Thursday, June 27, 2013

Theatre Review: Question Time in the House of Representatives ~ 27th June 2013

"Back To the Future  III: Return Of The Master"

Was it all a bad dream? How did we fall prey to such an illusion? Has this company finally found its feet after three long years in the wilderness? Today's Question Time saw the return of former matinee idol and teen-hero Kevin Rudd in the role that made him famous. And to the surprise of many he took to the stage with nary a hint that three long years have elapsed since he last trod these hallowed boards. 

Even the Sky News commentary team, long soaked in the titanic struggle of the media's sourness over a hung parliament and no familiar script to cling to, were left bemused, befuddled and be-Kevined. 

"It's as if no time at all has passed..." they bumbled. "It's uncanny, he's so lifelike!"

Indeed. With the return of Rudd the old song burst forth anew. Prepared, polished, Dorothy Dixers all in a row, the once and future PM strode out in an expectant hush. And they never laid a glove on 'im.

Gillard was a deal maker, Abbott a fighter. And in the drama and horror of the last three years the company lurched from Greek drama to French farce. Castigated as the Wicked Witch, Dame Julia gave an honest, creditable, if at times misapplied performance as the honest broker, the deal maker who could knit up the raveled sleeve of Australian politics. The reviews were appalling. Miscast, perhaps, in a country where testicles are considered vital to the role of tyrant, her Lady Macbeth strove to avoid a bloody end, ultimately to Noah Vail, a small town in a country not unlike our own.

Rudd, meanwhile, had spent three years in a traveling repertory company polishing his Richard III, humped with a massive chip on his be-suited shoulder, embittered, if quietly, but determined to play a combination of Don Quixote and Biggles Flies Below The Radar. Overseas tours as the Knight in The Seventh Seal appears to have done nothing to diminish his ability, nor his ambition. Today he came home to the House.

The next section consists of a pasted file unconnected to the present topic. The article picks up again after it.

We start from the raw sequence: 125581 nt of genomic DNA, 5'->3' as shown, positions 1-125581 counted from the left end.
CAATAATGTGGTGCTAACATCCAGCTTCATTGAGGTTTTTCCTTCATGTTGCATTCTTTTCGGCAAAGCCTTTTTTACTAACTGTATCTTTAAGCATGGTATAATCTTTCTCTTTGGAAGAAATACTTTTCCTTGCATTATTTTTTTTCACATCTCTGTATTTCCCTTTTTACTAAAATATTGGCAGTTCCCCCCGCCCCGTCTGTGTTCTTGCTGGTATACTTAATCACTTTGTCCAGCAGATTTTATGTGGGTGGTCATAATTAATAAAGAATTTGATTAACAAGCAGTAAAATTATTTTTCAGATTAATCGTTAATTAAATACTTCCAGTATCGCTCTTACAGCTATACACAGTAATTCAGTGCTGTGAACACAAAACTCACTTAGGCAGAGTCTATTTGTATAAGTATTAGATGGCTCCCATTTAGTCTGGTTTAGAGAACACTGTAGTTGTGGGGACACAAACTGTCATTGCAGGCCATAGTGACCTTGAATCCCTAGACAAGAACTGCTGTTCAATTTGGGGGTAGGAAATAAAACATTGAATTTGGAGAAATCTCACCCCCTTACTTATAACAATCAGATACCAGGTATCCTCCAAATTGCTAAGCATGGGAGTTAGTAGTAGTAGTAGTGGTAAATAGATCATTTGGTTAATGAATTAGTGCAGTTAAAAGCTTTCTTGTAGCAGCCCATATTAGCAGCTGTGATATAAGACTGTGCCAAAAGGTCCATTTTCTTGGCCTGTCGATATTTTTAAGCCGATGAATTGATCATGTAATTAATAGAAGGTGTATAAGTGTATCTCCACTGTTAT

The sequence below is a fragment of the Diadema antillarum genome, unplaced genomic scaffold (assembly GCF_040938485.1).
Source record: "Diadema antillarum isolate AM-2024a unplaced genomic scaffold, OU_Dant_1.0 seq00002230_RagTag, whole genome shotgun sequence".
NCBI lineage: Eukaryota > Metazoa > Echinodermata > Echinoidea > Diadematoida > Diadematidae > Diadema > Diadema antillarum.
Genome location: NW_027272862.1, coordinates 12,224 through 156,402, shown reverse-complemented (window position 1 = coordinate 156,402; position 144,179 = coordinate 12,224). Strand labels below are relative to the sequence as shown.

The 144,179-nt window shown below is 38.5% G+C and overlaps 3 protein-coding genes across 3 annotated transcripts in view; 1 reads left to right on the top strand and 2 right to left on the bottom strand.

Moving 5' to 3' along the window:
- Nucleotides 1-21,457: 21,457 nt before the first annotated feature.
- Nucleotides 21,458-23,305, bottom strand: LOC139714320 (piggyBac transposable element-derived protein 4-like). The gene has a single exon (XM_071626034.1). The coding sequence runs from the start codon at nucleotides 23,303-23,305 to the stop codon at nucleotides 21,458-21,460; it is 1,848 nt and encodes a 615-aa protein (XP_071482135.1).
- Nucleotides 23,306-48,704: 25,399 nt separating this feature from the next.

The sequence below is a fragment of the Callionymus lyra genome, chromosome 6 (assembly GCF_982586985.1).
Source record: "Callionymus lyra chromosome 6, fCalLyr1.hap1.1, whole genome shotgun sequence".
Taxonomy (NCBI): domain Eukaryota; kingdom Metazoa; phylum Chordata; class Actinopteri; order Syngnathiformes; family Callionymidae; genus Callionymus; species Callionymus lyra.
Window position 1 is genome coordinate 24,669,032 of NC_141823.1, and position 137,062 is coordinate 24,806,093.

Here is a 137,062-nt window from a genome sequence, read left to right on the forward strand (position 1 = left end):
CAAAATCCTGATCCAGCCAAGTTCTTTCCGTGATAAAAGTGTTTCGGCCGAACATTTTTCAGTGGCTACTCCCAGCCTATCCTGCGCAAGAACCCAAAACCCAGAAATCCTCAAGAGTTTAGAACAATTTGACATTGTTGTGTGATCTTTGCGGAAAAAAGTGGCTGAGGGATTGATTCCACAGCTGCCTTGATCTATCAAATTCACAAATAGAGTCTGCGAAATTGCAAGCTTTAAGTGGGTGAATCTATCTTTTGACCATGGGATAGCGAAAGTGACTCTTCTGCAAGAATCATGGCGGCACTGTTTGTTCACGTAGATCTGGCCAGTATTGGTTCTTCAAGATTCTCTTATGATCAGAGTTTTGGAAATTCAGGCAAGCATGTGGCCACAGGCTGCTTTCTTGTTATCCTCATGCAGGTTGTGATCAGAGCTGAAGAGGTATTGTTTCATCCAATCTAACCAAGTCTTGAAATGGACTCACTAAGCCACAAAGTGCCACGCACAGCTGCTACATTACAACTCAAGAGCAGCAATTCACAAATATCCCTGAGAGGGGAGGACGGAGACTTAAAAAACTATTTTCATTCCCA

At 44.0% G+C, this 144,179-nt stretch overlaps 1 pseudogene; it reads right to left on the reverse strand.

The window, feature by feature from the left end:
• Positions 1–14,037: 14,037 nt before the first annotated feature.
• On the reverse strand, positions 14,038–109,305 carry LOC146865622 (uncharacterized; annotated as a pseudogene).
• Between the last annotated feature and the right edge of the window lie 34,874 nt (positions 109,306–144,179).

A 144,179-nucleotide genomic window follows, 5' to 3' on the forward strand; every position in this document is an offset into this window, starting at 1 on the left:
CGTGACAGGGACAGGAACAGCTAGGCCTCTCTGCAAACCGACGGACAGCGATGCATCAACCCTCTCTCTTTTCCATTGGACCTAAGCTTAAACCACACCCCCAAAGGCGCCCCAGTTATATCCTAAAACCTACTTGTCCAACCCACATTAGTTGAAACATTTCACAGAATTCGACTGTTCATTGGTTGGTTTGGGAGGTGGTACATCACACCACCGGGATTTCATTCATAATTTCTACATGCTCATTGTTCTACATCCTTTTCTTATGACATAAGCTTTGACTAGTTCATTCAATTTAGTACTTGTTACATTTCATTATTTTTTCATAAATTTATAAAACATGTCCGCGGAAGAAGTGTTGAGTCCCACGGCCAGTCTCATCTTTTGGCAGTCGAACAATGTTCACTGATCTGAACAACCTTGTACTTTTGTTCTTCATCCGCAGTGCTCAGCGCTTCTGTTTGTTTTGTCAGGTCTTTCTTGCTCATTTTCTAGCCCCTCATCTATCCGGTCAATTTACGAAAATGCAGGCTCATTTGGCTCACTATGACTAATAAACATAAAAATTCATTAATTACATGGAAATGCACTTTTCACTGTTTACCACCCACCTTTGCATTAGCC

If Gillard (Oh, how I shall miss her) is a deal maker, and Abbott the pugilist, Rudd is undoubtedly a cosmically inspired blend of Steele Rudd's Best Mate; Arthur, King of All Australia; and Galahad the Pure. This shining mix, all too forgivable for past excesses, is bouyed up by impressive stagecraft. 

He's harder to hit than Muhammad Ali in his prime, smoother than the bottom of a Harry Jenkin's pants, more resolutely innocent and well-meaning than ever before, Harry Potter Redux, ready to tackle an Opposition Leader who's recent role as the Smiling Eunuch Who'd Never Tax A Fly is completely out of tune with this new production.

The Opposition, delighted with the fall of Desdemona, seemed stunned, uncertain, lack-lustre in what should have been a concerted statement of intent. In recent weeks the Furies, led by J Bishop in her vintage hair-helmet, had done effective work in both inflating the Coalition's claims to feminist credibility (a hell of a trick in anyone's book) and in providing the teeth in the old dog's bite. But not today. Abbott's questions were limp, uninspired, flatulent. 

His cohorts fared no better. Whipped into a tizzy, the Member for Sturt, Carlos the Jackass (C Pyne) wheedled until his outrage became a high-pitched whine, unbearable to the human ear. The Speaker was forced to eject him under rule 97(c)'s 'Get out you annoying little tit' clause. 

Only in the minutes before the curtain fell did any blows appear to land. When a question on the "pink batts dead baby affair" leapt onto the stage, swinging an axe. For a moment our hero looked vulnerable. But no. Side stepping easily, pleading a grief for the dead too noble to bear, Kevin ducked, weaved and saw off the only threat in the hour. Two Coalition members choked in apoplectic rage, and were also ejected as much for their sake as anything else.

Act Two "A Matter Of Public Insignificance."

Question time had not gone well. But in calling on a debate on A.M.O.P.I, - the no-confidence vote you have when you're not having a no-confidence vote, Abbott sought to rise from the arena's bloodied sands and carry the fight to his nemesis.  But again, his blows were limp-wristed and failed to connect. Desperately, Abbott called on the media to take the attack to Rudd, apparently uncertain of the new script, and out of form in his preferred role of eye-gouging knee biter. Antoninus Severus Pugilator may yet return but so far he's still MIA, Missing, Intellectually Absent.

His attacks appear to cause severe confusion in his own mind, particularly as he's spent so many months playing Cuddly Tony, 'like a big warm hug for the whole electorate'. Stumbling forward like a blind Cyclops he also fell into a trap laid earlier by King Kevin: a challenge, a gauntlet hurled down with force, to debate policy (yes, policy!) at the National Press Club. This bodes, and probably ill.

Meanwhile, King Kevin rolled on without missing a beat, a step, an opportunity to score points in every round. Can he be human? Can he be stopped? Can I stay awake any longer in this Back To The Future III re-run? 


No comments: